in turn.Flowchart: Making an application for an order Step 1 – Consider what powers you need to benefit the adult – apply the principles. Step 7 – The sheriff grants the order – informs the Public Guardian who registers it and. etc. Informally notify the social work department where the adult lives of your intentions and seek their advice. Step 5 – The sheriff will set a date for the hearing within 28 days of receiving the summary application and accompanying reports and the sheriff clerk will send notification to all interested parties. At the same time request the two medical reports. informs relevant authorities and issues the order to the person appointed. Step 6 – The hearing takes place and the sheriff decides whether to grant the application or require further reports. 21 . Complete the application and make copies to send with your request for reports. Step 2 – Visit the sheriff clerk at the adult’s local court for the summary application and guidance. Step 4 – Submit all reports with application to sheriff clerk within 30 days of the assessments and interviews with the Adult. subject to qualifications such as need for caution. etc. Step 3 – Notify the Chief Social Work Officer – allowing 21 days for the Mental Health Officer or social worker to carry out the ‘suitability’ assessment and write the report.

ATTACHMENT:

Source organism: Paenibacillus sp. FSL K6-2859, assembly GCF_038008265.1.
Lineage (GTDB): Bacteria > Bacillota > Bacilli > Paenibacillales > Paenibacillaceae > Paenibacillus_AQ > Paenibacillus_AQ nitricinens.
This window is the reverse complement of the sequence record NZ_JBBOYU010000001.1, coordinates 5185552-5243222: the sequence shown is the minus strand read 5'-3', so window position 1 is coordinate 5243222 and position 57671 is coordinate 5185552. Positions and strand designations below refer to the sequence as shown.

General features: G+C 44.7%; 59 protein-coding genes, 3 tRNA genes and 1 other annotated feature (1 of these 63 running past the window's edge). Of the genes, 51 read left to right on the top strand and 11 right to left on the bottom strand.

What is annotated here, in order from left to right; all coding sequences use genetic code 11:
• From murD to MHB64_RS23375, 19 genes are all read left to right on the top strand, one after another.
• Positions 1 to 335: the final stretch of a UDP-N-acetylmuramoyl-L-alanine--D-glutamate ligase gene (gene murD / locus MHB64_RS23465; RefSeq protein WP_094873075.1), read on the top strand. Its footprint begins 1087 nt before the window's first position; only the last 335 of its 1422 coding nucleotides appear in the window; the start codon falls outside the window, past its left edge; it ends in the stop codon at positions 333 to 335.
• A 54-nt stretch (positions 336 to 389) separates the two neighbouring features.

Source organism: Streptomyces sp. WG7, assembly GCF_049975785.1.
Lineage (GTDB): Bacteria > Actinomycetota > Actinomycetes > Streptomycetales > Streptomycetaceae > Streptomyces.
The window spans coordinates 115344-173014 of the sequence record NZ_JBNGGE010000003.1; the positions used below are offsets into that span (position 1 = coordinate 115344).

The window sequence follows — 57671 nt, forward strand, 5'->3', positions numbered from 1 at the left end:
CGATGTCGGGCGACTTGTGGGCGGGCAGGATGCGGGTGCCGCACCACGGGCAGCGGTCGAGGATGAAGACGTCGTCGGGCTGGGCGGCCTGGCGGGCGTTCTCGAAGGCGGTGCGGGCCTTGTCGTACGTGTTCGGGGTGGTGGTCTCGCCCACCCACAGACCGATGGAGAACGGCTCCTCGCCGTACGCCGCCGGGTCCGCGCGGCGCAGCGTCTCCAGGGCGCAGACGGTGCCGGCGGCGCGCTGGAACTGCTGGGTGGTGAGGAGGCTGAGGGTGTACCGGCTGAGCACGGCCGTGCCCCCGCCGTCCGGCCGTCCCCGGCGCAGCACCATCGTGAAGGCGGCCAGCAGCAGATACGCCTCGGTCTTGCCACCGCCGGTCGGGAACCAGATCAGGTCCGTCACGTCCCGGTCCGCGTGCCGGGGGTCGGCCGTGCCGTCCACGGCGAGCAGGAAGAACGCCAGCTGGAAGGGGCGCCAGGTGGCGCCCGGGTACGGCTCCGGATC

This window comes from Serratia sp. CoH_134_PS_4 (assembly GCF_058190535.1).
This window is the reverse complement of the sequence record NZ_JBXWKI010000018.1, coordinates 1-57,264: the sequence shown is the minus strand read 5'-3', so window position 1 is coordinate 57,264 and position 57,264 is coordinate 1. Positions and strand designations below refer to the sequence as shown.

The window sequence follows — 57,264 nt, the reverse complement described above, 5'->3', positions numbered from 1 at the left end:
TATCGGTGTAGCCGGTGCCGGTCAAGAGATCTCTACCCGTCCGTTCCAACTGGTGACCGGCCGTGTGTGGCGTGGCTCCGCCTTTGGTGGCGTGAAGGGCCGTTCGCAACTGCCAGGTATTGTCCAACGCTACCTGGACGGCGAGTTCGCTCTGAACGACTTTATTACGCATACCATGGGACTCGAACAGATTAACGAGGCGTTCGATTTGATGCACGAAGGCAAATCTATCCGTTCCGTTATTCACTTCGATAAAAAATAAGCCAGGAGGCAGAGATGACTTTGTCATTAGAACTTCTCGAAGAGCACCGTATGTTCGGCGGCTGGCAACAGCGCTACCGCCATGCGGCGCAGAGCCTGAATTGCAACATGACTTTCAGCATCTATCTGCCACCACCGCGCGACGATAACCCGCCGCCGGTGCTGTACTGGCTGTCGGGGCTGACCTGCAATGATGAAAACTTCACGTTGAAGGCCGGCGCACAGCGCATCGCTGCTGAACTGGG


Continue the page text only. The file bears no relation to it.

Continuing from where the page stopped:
it is a good idea to make a list of everyone who needs to know about the powers you have been granted and to write to them. • Medical decision-making powers – If you are granted medical decision-making powers then the doctor or other health care professional responsible for treating the adult. You should involve the person as far as possible and discuss with everyone how you plan to go about what you need to do. and while you are waiting to receive your certificate. • Welfare decisions – contact the care manager/social worker and any care providers involved with supporting the adult. setting out what these powers are. you should arrange to meet other family members and anyone else with a close interest in the adult’s welfare. to support workers to make day-to-day decisions. because you have not left full contact details – day time and night-time. and providing them with a contact address.g. and let them know what powers have been granted. Therefore it is important to contact the doctors who have responsibility for the care of the adult and send them a copy of the order with your main contact addresses – mail. You will need to ask for their views and suggestions (remember the principles – to take account of the views of the adult and the views of others with an interest). It is best to put this in writing and request a meeting to discuss arrangements. It will also be helpful to do the same with any other health care professionals the adult has regular contact with. etc. They will need to know when they should refer back to you. changes during holiday periods. building society and any other financial institutions you may be dealing with. must seek your consent to treatment. You will be able to delegate certain powers. For example: • Financial powers – notify the bank.Chapter 6: You’ve been appointed – what to do next Informing and involving others After the hearing. This can avoid misunderstandings. telephone and e-mail and notify them of any changes immediately. in order to discuss what happens next. They will need to scan the original order into their files before you can operate the account. family members and others As soon as you receive your certificate. for example. The adult. e. The only exception is when it has not been ‘reasonable or practicable’ for the doctor to contact you. It’s advisable to make an appointment to discuss arrangements that need to be put in place. 22 .